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The town COVID might kill

When discussing the casualties of Coronavirus, the focus thus far has been on the actual human costs. The daily briefings have focused on the methods of avoiding new infection and increasing testing capabilities, as the majority of the media solemnly chalks up the new batch of mortalities every 5pm. This sombre, yet captivating, spectacle has held our collective attention and is likely to dominate discussion of the pandemic’s effects long into the foreseeable future. For some however a less apocalyptic, but possibly equally bleak, reality looms just over the horizon

Before getting to a rough sketch of what that future may look like, I want to draw your attention to my hometown. Crawley, is a fairly large town nestled in the pleasant and picturesque landscape of South East England. Crawley is a new town both in origin and in character, with the bulk of the town only being established post 1946 by the New Towns Act. Equally its demographics reflect a new cosmopolitan Britain, being only one of two towns in West Sussex where white British constitutes less than 90% of the population (being at 72%). In essence it’s an interesting place, well located in the heart of the Home Counties whilst not necessarily being beholden to their slightly more antiquated rural traditions.

Despite Crawley being slightly more economically active than the wider south east, its residents earn around £3000 less per annum. Equally the sectors in which people are employed diverge significantly from the middle class professions represented by the rest of the South East with around 23% of its population being categorised as group 6-7 service workers versus 15.5% across the rest of the South East. Similarly, Crawley is less educated with 38% of its residents being educated to degree level compared to 44% in the South East.

This difference is of course explained, by the elephant in the room: Gatwick Airport. Britain’s second largest airport handles over 40 million passengers per year and is situated so close to Crawley. The airport is naturally Crawley’s largest employer with the airport claiming to provide 24,000 jobs directly and allowing for 12,000 indirectly. Gatwick is, in short the town’s greatest boon. However, it seems Crawley’s crutch is about to get kicked clean out from under it.

In recent reports assessing the vulnerability of various towns to the economic impacts of the COVID-19 measures taken by various governments around the world, in this report they assessed Crawley to be by far the most vulnerable town in the UK, categorising over 50% of the towns jobs as either vulnerable or very vulnerable.

It should go without saying that job loss on this scale could, and likely will devastate the town. Since the writing of this article began both BA and Virgin Atlantic have announced an end to their operations at Gatwick, losing 10’s of thousands of jobs at the airport. As councillor Peter Lamb pointed out in an interview, it won’t only be those jobs directly linked to the airport that will be lost. Another source of Crawley’s income is the County Mall, probably the largest shopping centre outside of London or Brighton. Whilst I’ve been unable to find a reliable source on what percentage of the towns retail expenditure is linked to the airport, from my experience working in the town centre as a sales assistant for 2 years, both travellers passing through en route to or from the airport, and airport staff constituted a large portion of the clientele.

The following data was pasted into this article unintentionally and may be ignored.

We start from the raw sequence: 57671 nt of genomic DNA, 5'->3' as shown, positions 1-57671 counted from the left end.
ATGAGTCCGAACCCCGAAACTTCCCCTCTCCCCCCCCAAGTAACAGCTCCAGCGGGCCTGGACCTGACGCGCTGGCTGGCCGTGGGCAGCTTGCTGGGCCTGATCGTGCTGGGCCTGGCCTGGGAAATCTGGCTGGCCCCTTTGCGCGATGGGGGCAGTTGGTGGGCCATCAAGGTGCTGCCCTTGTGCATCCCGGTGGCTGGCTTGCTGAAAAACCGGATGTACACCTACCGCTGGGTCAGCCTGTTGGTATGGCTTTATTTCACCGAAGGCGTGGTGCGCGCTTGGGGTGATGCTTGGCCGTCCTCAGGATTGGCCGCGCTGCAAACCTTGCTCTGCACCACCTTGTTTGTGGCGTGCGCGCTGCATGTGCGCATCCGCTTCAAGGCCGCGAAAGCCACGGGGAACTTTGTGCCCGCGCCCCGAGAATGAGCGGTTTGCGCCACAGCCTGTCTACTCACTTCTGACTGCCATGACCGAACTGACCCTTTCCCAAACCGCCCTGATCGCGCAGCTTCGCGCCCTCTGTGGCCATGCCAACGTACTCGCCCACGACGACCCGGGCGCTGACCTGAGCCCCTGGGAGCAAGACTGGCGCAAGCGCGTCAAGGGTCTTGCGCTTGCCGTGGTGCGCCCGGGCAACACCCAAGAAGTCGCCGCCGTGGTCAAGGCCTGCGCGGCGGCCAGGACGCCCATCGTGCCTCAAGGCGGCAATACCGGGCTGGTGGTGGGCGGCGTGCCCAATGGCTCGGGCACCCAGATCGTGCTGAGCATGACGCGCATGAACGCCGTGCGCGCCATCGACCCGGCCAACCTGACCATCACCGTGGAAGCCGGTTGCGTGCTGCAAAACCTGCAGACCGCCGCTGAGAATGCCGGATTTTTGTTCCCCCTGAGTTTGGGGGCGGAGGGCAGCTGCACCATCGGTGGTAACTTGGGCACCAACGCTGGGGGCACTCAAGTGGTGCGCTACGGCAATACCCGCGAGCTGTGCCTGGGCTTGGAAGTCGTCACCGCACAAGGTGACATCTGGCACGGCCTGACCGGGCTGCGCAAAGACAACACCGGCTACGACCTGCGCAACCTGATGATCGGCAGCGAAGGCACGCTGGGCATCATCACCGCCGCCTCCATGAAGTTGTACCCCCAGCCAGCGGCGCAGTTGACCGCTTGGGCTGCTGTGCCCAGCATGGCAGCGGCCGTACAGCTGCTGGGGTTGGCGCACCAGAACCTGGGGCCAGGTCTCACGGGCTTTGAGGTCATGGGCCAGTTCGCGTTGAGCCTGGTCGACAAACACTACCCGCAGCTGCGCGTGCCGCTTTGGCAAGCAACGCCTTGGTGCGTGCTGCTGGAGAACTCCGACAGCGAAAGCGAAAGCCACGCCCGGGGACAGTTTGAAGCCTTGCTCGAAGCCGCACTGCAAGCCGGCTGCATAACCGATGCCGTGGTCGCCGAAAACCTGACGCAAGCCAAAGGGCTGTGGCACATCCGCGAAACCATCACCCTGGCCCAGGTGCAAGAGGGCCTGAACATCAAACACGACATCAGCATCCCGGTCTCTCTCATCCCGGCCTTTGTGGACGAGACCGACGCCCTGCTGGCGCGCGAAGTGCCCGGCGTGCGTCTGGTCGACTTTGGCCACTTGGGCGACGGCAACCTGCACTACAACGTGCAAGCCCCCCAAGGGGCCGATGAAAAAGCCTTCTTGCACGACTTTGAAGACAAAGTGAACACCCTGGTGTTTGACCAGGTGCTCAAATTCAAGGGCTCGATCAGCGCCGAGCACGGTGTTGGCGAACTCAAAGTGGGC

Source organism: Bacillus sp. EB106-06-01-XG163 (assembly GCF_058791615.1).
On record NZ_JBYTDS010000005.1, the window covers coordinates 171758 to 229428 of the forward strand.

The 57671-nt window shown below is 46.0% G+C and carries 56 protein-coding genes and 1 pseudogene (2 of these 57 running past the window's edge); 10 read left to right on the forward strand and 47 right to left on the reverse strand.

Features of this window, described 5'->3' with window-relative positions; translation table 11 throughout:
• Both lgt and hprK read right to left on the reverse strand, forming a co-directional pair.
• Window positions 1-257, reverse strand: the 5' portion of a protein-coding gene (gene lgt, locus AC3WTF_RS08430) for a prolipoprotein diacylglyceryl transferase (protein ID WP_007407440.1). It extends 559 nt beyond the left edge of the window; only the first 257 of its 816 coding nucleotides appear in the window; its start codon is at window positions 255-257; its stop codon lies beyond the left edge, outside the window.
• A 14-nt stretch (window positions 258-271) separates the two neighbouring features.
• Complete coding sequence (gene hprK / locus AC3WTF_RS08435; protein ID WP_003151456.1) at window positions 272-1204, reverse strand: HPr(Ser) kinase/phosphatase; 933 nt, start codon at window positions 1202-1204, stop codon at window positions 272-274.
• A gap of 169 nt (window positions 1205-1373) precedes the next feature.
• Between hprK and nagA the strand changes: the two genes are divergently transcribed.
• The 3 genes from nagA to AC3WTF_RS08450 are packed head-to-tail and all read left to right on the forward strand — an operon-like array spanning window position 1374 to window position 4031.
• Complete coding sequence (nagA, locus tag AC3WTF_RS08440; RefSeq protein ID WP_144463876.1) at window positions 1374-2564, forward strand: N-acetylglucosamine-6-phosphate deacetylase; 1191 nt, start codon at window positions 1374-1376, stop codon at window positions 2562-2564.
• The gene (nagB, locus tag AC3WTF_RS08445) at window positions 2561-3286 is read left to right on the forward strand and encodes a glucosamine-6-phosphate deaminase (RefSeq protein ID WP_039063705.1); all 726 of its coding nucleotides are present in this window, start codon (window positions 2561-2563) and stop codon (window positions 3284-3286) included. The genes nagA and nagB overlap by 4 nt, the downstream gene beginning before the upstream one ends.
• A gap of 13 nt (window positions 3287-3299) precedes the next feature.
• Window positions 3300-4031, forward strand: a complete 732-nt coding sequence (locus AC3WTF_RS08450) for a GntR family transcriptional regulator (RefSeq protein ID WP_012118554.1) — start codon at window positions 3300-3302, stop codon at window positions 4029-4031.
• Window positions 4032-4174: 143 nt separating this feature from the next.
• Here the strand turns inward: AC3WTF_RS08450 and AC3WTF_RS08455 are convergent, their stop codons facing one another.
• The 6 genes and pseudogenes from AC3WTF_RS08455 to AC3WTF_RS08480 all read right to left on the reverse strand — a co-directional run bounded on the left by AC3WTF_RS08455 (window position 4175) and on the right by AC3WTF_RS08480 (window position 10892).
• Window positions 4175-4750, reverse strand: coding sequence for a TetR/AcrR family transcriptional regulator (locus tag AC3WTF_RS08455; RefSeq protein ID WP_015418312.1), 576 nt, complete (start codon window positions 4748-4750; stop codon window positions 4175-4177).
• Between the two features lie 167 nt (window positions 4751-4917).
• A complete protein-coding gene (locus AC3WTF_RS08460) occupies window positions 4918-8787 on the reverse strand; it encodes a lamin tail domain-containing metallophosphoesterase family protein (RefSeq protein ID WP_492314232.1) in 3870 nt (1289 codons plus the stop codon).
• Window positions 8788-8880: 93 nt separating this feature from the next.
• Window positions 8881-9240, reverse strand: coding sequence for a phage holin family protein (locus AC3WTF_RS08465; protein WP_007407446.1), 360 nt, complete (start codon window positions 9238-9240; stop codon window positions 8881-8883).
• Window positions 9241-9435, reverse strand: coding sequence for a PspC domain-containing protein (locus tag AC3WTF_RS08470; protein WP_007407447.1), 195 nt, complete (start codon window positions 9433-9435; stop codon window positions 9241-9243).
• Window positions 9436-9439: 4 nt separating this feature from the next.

A lot of the discussion around the issue both online, and personally from family and friends has centred on government bail outs of airlines as the solution to Crawley’s impending crash. However with estimates suggesting that air travel will take upwards of 3 years to recover to pre-pandemic rates, and the government decision to expand Heathrow over Gatwick, suggesting they believe it would make a better centre for air travel in the south east, it seems quite possible Gatwick will never recover to the position it held at the beginning of 2020.

That however doesn’t need to seal Crawley’s fate, with good transport links to both London and Brighton, the collapse of Gatwick potentially providing an abundance of ex industrial (and cheap) land, and businesses like Nestle and Thales already using it as a centre for UK operations, there is a very plausible future in which the town exploits the ever increasing nature of London’s  house prices, to reinvigorate itself as a commuter town for a new generation of young professionals who are tire of extortionate rents and the inaccessibility of the property market.

In conclusion, whilst my home towns future may be looking dire now, with the virus dealing a likely irreparable blow to international air travel, and the likelihood of the government dispatching a metaphorical knight in shining armour appearing to be vanishingly small. There is most definitely a place for the town in what is looking to be a very uncertain, future that nonetheless lends itself to a range of possibilities that didn’t previously exist. In essence we cannot rely on the government for what happens next, local leadership from the likes of Peter Lamb, will be essential, and I for one wish him all the best.

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